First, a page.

Saving Lake Erie from farm fertilizer runoff: Ohio’s options
Horacio Romero of Toledo, Ohio looks at algae in Lake Erie at Maumee Bay State Park in Oregon, Ohio. Photo by Aaron P. Bernstein/Getty Images.
Last week, the Ohio Environmental Protection Agency announced via its draft 2020 water quality report that it will be developing a limit on the amount of phosphorus that can be dumped into the Lake Erie watershed.
This was a big announcement for Lake Erie. Four years ago, Ohio signed a pact with Ontario and Michigan to reduce phosphorus runoff into Lake Erie feeding the lake’s toxic algae blooms that are decimating both its ecosystem and its tourism industry. To this point, though, the state has leaned on cleanup dollars and tech incentives to reduce phosphorus runoff, leaving the state well short of the 40% phosphorus reduction goal in the 2016 agreement.
This element of the water quality report signals the state’s first willingness to tackle algae blooms directly. But what options does the state have to finally choke off the flow of fertilizer running into Ohio’s most notable natural resource?
The most straightforward way to reduce phosphorus runoff would be to enforce a 40% reduction in phosphorus runoff distributed between Ohio’s farms. This approach would mean apportioning limits to phosphorus-based fertilizer to all the farms in the state and enforcing these limits through fines if farms exceed their limit.
While this approach would certainly achieve the goal of reducing phosphorus runoff by 40%, it would also come with two challenges. First would be enforcement. Monitoring and levying penalties cost resources and those would have to be expended in order to give the caps teeth. This would likely be a more cost-effective strategy than current education and cleanup strategies, but could still be costly.
A bigger issue is the economic cost of phosphorus caps. Presumably, larger farms could absorb the costs associated with more expensive or less use of fertilizer more than smaller farms, so caps might need to be set lower for larger farms and higher for smaller farms. It will be hard for the state to equitably and efficiently set caps in light of these complications.
Enter limit trading. One way to get the benefits of phosphorus reductions at a lower cost than state-mandated caps is to set caps but then allow farms to trade allowances for phosphorus runoff with one another. This will allow less fertilizer-intensive, smaller, and more innovative farms to sell their allowances to more fertilizer-intensive, larger, and less efficient farms, providing incentives for innovation and reductions in pollution while apportioning limits more efficiently.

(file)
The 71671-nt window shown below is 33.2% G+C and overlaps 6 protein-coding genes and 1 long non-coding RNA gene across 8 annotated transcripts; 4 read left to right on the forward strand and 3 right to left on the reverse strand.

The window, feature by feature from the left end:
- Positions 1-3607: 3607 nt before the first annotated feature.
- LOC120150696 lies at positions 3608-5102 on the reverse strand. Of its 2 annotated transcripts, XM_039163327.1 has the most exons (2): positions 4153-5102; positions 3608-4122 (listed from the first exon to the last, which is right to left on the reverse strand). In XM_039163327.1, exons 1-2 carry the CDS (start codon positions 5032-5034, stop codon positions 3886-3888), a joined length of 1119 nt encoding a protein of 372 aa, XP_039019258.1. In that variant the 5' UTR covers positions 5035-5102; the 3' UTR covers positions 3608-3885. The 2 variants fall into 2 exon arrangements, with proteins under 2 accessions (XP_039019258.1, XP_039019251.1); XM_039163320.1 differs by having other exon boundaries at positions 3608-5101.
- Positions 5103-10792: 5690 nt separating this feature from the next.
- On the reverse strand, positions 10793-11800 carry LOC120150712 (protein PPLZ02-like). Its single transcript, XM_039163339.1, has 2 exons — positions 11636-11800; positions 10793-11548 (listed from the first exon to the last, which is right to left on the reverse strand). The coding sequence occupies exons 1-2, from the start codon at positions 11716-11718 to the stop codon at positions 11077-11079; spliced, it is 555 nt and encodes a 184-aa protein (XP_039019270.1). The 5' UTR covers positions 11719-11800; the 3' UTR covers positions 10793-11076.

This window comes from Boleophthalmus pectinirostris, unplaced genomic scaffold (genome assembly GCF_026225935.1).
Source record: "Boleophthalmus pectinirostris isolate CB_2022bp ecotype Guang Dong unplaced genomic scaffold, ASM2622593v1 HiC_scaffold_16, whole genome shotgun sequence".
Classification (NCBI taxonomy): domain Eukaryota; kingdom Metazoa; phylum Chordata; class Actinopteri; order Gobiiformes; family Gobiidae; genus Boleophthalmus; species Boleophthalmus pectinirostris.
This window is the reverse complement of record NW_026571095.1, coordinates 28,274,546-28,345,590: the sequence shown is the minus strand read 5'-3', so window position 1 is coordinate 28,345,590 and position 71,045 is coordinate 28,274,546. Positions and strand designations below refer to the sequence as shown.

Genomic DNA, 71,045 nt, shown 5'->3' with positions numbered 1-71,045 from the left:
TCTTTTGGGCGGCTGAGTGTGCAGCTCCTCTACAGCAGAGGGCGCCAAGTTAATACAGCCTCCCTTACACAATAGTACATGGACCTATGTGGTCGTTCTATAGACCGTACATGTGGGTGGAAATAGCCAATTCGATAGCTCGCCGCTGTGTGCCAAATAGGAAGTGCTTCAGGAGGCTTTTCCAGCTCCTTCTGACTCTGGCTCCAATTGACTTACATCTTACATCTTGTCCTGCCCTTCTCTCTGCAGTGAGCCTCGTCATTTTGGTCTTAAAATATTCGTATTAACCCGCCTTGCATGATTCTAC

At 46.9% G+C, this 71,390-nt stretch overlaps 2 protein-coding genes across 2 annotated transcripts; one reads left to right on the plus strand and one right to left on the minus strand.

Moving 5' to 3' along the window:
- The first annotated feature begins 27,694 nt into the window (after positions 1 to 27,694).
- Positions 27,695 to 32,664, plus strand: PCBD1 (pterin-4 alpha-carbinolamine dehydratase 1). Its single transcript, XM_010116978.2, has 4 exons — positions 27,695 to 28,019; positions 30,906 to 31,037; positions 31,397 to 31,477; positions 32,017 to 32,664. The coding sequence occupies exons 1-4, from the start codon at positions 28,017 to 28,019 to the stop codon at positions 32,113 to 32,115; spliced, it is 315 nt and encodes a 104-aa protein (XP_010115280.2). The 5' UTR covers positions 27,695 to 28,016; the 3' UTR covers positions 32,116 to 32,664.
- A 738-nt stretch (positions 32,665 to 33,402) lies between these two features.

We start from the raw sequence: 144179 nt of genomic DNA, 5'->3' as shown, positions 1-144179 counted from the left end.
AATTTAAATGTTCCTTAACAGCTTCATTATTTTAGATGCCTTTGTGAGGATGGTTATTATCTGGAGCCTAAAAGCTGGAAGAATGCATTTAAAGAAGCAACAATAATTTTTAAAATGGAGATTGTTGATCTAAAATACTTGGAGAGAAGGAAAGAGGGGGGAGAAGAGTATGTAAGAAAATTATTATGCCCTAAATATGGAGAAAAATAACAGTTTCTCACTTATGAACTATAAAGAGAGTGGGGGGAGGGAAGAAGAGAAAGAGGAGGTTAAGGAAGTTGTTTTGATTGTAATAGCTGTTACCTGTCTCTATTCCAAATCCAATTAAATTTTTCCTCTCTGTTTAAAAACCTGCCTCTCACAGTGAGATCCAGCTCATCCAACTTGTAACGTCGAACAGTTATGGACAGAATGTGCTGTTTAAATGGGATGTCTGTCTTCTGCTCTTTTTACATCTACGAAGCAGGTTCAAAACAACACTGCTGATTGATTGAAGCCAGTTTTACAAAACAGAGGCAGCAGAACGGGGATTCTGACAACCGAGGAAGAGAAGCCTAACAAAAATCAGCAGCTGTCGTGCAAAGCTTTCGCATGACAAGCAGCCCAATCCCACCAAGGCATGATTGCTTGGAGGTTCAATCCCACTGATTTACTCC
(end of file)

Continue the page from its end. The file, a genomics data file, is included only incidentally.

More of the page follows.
While some may balk at allowing a market in pollution, this is the strategy the state of California has taken to reducing carbon emissions and allows regulators to balance the benefits of runoff reduction with the benefits of farm innovation.
A final strategy would be to attach a usage fee to fertilizer. This would theoretically work similar to tradable limits on phosphorus runoff because it would essentially price the use of fertilizer but would require the state to estimate the correct price needed to bring about sufficient reduction in phosphorus runoff.
The benefit of a usage fee, however, is that it would greatly reduce monitoring and compliance costs since it would come in the form of a fee paid on each unit of phosphorus fertilizer sold. Fee administration would have a cost, but this cost would likely be much lower than monitoring and enforcing limits for dumping on farms across the state since it would be levied at the retail level. Fees could be spent on cleanup, environmental measures, or even remitted to farmers to reduce their costs incurred while still maintaining the incentive to reduce pollution.
Each approach has costs and benefits, though hard caps may only have political benefits with significant economic costs for farmers without the benefits that tradable limits or usage fees provide.
It will be up to the EPA and other policymakers to decide which path they want to take to mitigate this significant environmental issue for northern Ohio.
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